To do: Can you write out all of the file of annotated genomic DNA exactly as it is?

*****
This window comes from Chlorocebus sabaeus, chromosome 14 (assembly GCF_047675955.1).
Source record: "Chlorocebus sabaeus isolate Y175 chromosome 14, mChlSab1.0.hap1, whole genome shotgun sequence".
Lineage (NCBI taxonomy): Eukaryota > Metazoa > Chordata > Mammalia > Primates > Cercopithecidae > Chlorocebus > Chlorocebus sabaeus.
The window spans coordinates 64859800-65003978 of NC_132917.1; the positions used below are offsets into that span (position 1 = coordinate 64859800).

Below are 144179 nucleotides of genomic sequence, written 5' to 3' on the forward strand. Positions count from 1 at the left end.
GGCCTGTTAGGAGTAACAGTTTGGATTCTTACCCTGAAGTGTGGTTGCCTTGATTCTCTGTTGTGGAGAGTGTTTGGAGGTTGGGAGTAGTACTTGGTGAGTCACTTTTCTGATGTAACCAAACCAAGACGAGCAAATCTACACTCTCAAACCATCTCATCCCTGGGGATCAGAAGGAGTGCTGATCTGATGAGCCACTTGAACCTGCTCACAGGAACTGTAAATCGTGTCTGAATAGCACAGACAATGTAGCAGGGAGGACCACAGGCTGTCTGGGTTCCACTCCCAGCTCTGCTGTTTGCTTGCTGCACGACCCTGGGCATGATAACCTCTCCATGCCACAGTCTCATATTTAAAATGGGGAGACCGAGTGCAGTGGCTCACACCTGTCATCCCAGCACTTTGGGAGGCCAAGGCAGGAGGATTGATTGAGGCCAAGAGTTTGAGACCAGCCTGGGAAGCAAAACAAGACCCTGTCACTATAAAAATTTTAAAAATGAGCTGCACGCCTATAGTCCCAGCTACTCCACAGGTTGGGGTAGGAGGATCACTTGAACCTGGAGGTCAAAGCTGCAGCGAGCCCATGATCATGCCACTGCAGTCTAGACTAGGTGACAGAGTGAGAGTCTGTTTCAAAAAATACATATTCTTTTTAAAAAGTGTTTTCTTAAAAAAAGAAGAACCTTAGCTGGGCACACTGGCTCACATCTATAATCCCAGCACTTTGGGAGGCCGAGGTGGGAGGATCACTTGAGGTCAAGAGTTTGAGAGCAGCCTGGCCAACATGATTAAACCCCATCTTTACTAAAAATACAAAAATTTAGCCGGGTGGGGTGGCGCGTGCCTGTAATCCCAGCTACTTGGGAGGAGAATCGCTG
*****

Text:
This window comes from Chlorocebus sabaeus, chromosome 14 (assembly GCF_047675955.1).
Source record: "Chlorocebus sabaeus isolate Y175 chromosome 14, mChlSab1.0.hap1, whole genome shotgun sequence".
Lineage (NCBI taxonomy): Eukaryota > Metazoa > Chordata > Mammalia > Primates > Cercopithecidae > Chlorocebus > Chlorocebus sabaeus.
The window spans coordinates 64859800-65003978 of NC_132917.1; the positions used below are offsets into that span (position 1 = coordinate 64859800).

Below are 144179 nucleotides of genomic sequence, written 5' to 3' on the forward strand. Positions count from 1 at the left end.
GGCCTGTTAGGAGTAACAGTTTGGATTCTTACCCTGAAGTGTGGTTGCCTTGATTCTCTGTTGTGGAGAGTGTTTGGAGGTTGGGAGTAGTACTTGGTGAGTCACTTTTCTGATGTAACCAAACCAAGACGAGCAAATCTACACTCTCAAACCATCTCATCCCTGGGGATCAGAAGGAGTGCTGATCTGATGAGCCACTTGAACCTGCTCACAGGAACTGTAAATCGTGTCTGAATAGCACAGACAATGTAGCAGGGAGGACCACAGGCTGTCTGGGTTCCACTCCCAGCTCTGCTGTTTGCTTGCTGCACGACCCTGGGCATGATAACCTCTCCATGCCACAGTCTCATATTTAAAATGGGGAGACCGAGTGCAGTGGCTCACACCTGTCATCCCAGCACTTTGGGAGGCCAAGGCAGGAGGATTGATTGAGGCCAAGAGTTTGAGACCAGCCTGGGAAGCAAAACAAGACCCTGTCACTATAAAAATTTTAAAAATGAGCTGCACGCCTATAGTCCCAGCTACTCCACAGGTTGGGGTAGGAGGATCACTTGAACCTGGAGGTCAAAGCTGCAGCGAGCCCATGATCATGCCACTGCAGTCTAGACTAGGTGACAGAGTGAGAGTCTGTTTCAAAAAATACATATTCTTTTTAAAAAGTGTTTTCTTAAAAAAAGAAGAACCTTAGCTGGGCACACTGGCTCACATCTATAATCCCAGCACTTTGGGAGGCCGAGGTGGGAGGATCACTTGAGGTCAAGAGTTTGAGAGCAGCCTGGCCAACATGATTAAACCCCATCTTTACTAAAAATACAAAAATTTAGCCGGGTGGGGTGGCGCGTGCCTGTAATCCCAGCTACTTGGGAGGAGAATCGCTG